In the Wolf's Rags

"Ma always told us it was dangerous to play with fire," Angus murmured soberly as he cracked together the two pieces of flint, "wonder what she'd say if she knew we'd just killed a man."

"An enemy, brother. And in any other circumstance she'd likely tell us our souls were bound for hell," Conn returned with cross cognizance.

"But in this one?" Angus asked as he tried to draw sparks with the flint.

"She'd say the right soul ended up there."

One of the garrons whickered nearby, and Conn cocked his head sideways. His eyes were narrowed, and he listened intently for the crack of a stick, or the sound of a footstep on dried fir needles. The woods in the Highlands became a black nebulous by nightfall on moonless nights, too dark for shadows, and thus too dark even for the best of the clan's watchmen to rely on his sight. A clever man's best venture was often to rely on the intuition of his animal.

At present, there was no sound but the feuding flint. But when the sparks ignited the dried peat moss and summoned the flames, Conn knew the firelight would treacherously evidence their darkened figures to the eyes of any lurking enemy clansmen. Their deed would be found out.

"Be quick about it," he told Angus as he crouched before the dead body. He felt for the handle of the Lochaber axe he had thrust into the man's skull hours before, and wrenched the weapon loose. The blood was fresh, and dripped onto his fingers from the edge of the curved blade. He let it slowly water the wooden cross that sat at his feet. A metallic smell lifted into the mist surrounding them, and it flooded him with a sense of dirty justice. This is their doing, he told himself decidedly. Had they not thrown the first blow, their man would still be alive.

"Bloody bastard tried to use that axe on me before you reclaimed it and lodged it between his eyes," Angus said as his flint began to spark. "As if lobsterbacks and their lowland clansmen have any notion of how to use a Lochaber weapon."

"That was the point of the Disarming Act, brother," Conn returned. "They didn't know how to stop us with their own weapons, so they tried to take away ours."

"Except they didn't stop us. They only provoked us." There was rebellion on Angus' timbre. "When the sheep is attacked by the wolf he has two choices. He can either bleed, or he can call on his shepherds to dress him in the wolf's rags."

Conn had only been a boy when the new Hanoverian king had given enemy clans a warrant to lay siege on his family's territories for not bending the knee. As he escaped with baby Angus into the unlikely embrace of the wild, icy hills, he had heard the screams of his mother as the enemy had raped her. Once, he had glanced back and seen the bloodshed covering the snow like a blanket of incarnadine. If the enemy clans had stopped after that day, perhaps his dreams would only be occupied by distant haunting memories. But they had not stopped after that day.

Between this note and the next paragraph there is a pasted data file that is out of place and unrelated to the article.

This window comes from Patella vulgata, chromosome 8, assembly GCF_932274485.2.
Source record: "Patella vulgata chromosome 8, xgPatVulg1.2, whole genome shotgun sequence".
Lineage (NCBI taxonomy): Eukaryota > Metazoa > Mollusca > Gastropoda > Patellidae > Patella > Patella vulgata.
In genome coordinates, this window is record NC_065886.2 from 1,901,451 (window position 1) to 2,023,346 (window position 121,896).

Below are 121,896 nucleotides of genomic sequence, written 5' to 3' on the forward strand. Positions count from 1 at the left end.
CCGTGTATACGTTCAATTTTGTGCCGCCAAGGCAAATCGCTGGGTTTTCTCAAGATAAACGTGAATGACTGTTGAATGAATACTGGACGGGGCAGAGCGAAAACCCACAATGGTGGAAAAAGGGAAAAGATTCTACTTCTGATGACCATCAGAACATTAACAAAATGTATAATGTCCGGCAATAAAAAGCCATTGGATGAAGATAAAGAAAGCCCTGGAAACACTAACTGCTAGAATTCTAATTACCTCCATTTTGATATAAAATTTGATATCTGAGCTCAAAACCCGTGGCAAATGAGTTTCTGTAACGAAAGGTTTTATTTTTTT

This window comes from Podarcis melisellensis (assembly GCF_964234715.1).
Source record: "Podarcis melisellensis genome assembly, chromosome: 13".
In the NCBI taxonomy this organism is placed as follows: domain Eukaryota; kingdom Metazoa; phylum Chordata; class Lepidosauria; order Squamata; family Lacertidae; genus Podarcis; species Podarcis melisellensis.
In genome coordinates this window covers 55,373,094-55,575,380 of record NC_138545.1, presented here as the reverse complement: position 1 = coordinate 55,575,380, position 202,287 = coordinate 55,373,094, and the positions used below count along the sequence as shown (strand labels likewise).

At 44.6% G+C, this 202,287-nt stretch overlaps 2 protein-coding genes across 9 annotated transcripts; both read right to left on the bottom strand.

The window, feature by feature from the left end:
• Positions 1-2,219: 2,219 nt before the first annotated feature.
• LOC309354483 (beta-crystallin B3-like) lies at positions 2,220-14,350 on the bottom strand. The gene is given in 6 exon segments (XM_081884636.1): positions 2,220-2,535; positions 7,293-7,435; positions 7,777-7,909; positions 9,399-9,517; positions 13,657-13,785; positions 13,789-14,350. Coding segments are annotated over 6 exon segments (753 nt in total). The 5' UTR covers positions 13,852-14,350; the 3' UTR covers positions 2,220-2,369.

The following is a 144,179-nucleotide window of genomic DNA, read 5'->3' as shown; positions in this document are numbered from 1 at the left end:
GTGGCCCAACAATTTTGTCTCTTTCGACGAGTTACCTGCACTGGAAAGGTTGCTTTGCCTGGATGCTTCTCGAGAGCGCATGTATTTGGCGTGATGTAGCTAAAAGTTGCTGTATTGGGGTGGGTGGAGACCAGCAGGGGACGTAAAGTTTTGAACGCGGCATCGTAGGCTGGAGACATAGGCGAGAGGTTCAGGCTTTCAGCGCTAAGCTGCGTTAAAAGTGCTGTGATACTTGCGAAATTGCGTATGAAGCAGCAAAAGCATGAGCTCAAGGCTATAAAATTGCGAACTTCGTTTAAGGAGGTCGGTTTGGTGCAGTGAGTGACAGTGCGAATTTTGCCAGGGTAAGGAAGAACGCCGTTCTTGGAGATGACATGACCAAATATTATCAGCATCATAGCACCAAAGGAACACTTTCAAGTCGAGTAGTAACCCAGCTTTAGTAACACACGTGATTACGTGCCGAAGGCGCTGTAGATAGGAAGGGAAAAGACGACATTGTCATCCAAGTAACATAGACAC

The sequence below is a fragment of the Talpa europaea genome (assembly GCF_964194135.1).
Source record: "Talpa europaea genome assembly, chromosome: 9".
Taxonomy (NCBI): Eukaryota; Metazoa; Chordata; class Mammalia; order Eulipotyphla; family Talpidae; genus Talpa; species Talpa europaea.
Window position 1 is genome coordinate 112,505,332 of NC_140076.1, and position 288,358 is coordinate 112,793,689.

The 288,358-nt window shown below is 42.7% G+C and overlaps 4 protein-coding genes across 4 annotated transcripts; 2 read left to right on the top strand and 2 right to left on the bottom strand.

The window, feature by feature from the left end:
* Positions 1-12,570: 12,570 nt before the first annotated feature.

Conn slid the Highland weapon into a hilt that had long been empty along the tartan sash beneath his cloak, and vengefully picked up the cross marked with his enemy's blood. He knew he should not have righted the wrong of killing with more killing. But his soul had been bleeding for too long without its retribution. His eyes shone golden like a wolf's as Angus' flint sparks ignited the peat moss into flames. The horses whickered nervously as the fire cast he and Angus' shadows on the surrounding trees, making them look bigger than they really were, like formidable phantoms. For a moment Conn wondered if the wronged spirits of his dead relatives dwelled within them. Then he lowered the bloodied cross into the fire, and watched as it began to hiss and char, punishing and avenging all at once.

"Take this and ride north, brother," he told Angus with purpose. "Ride hard and fast, and do not stop. From town to town in our clan's territories, cry Crann Tara, until we have summoned all of the followers. They will protect you."

"And what of you?" Angus asked him as he took the fiery cross in hand. The fire from the cross danced and raged alongside Angus' red hair and ruddy complexion, and he seemed to be engulfed in a single-minded crimson halo of vengeance. There would never be a halo about Conn. His hair was black as sin, and his heart raw as a pink festering wound. He was a double-minded man, and he did his best work in the chaos of the dark.

"I will ride in the darkness around you, and kill any who try to stop you," Conn answered, decided. It had always been his responsibility to protect Angus, and now would be no different. Either course was dangerous, but he was the less noble fighter, and he would be put to better use in guerilla combat than he would in carrying the light of their freedom cause.